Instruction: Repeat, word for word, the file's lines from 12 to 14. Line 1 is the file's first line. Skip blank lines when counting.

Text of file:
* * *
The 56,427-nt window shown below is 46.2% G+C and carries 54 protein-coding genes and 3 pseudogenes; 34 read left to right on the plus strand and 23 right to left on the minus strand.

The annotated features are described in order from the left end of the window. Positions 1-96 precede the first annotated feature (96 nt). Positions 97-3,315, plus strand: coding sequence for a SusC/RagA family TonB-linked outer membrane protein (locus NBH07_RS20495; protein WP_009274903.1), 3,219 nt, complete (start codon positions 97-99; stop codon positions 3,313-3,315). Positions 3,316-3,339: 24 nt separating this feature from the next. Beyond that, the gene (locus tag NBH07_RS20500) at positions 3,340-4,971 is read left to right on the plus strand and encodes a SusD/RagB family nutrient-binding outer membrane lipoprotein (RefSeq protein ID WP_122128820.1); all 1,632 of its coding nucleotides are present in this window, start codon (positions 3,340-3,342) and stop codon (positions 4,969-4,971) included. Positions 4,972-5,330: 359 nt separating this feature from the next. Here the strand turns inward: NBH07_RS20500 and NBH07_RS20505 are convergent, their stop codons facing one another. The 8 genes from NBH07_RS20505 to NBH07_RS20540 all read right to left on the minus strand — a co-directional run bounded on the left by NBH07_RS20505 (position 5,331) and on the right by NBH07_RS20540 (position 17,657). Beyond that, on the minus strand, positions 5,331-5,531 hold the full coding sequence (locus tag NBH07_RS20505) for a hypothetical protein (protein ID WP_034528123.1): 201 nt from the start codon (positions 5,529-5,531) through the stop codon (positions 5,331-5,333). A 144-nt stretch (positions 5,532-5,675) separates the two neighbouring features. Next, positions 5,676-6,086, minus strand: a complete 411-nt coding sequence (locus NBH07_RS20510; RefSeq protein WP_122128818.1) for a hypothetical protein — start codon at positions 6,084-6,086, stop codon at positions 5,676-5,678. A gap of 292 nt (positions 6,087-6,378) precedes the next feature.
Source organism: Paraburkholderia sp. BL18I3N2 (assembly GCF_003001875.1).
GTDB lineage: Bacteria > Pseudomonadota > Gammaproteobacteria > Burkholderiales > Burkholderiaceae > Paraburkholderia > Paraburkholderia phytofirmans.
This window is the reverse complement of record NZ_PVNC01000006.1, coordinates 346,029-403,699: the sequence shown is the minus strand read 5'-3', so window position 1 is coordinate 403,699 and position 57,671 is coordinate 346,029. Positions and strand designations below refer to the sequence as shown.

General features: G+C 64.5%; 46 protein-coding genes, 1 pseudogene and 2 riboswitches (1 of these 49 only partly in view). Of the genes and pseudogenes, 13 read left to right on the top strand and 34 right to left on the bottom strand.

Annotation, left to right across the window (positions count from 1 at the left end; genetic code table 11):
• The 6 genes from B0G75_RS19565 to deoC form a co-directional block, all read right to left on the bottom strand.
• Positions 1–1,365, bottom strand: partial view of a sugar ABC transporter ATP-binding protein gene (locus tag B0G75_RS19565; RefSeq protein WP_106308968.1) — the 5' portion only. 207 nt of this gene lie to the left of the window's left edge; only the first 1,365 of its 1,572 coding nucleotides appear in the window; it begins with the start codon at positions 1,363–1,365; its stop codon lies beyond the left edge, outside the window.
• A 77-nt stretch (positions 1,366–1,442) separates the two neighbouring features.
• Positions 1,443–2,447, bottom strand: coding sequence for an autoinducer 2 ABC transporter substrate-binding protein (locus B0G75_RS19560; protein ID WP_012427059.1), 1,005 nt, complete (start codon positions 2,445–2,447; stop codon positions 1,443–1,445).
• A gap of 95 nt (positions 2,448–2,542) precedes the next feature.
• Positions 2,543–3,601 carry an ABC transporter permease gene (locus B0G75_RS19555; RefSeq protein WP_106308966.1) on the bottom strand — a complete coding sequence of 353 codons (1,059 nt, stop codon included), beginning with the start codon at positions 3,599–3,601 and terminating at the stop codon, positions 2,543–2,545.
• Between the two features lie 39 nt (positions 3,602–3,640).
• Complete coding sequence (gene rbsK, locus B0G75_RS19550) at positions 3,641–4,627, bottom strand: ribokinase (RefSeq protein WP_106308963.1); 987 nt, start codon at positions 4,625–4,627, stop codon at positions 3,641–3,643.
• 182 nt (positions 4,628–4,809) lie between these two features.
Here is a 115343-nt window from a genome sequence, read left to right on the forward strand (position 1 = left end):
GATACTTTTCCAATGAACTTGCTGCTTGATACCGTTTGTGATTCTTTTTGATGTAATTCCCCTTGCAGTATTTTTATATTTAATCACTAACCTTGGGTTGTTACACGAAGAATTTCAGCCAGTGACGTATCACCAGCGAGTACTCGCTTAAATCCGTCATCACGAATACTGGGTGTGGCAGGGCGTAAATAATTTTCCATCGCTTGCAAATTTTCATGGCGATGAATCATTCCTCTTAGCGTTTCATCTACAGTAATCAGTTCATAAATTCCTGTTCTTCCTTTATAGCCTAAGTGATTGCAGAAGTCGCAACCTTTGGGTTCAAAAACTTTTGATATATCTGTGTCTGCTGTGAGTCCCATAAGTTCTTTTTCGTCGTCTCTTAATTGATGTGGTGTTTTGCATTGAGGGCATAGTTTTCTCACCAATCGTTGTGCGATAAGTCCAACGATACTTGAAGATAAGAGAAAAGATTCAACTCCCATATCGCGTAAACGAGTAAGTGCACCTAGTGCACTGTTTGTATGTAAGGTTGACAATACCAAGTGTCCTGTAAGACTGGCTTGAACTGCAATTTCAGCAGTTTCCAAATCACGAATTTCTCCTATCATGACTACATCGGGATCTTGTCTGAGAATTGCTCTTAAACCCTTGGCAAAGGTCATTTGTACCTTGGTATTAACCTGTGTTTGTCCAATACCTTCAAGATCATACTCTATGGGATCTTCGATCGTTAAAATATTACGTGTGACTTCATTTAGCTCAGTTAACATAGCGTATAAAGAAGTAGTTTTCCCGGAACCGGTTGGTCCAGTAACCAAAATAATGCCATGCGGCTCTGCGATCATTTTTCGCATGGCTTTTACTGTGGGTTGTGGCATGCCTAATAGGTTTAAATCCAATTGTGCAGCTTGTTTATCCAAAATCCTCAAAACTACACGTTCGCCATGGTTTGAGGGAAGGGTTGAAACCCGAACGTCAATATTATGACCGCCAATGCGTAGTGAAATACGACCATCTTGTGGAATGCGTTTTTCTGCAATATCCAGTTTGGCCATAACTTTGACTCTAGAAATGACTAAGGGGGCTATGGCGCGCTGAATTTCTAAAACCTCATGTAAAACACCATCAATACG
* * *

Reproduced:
• A gap of 95 nt (positions 2,448–2,542) precedes the next feature.
• Positions 2,543–3,601 carry an ABC transporter permease gene (locus B0G75_RS19555; RefSeq protein WP_106308966.1) on the bottom strand — a complete coding sequence of 353 codons (1,059 nt, stop codon included), beginning with the start codon at positions 3,599–3,601 and terminating at the stop codon, positions 2,543–2,545.
• Between the two features lie 39 nt (positions 3,602–3,640).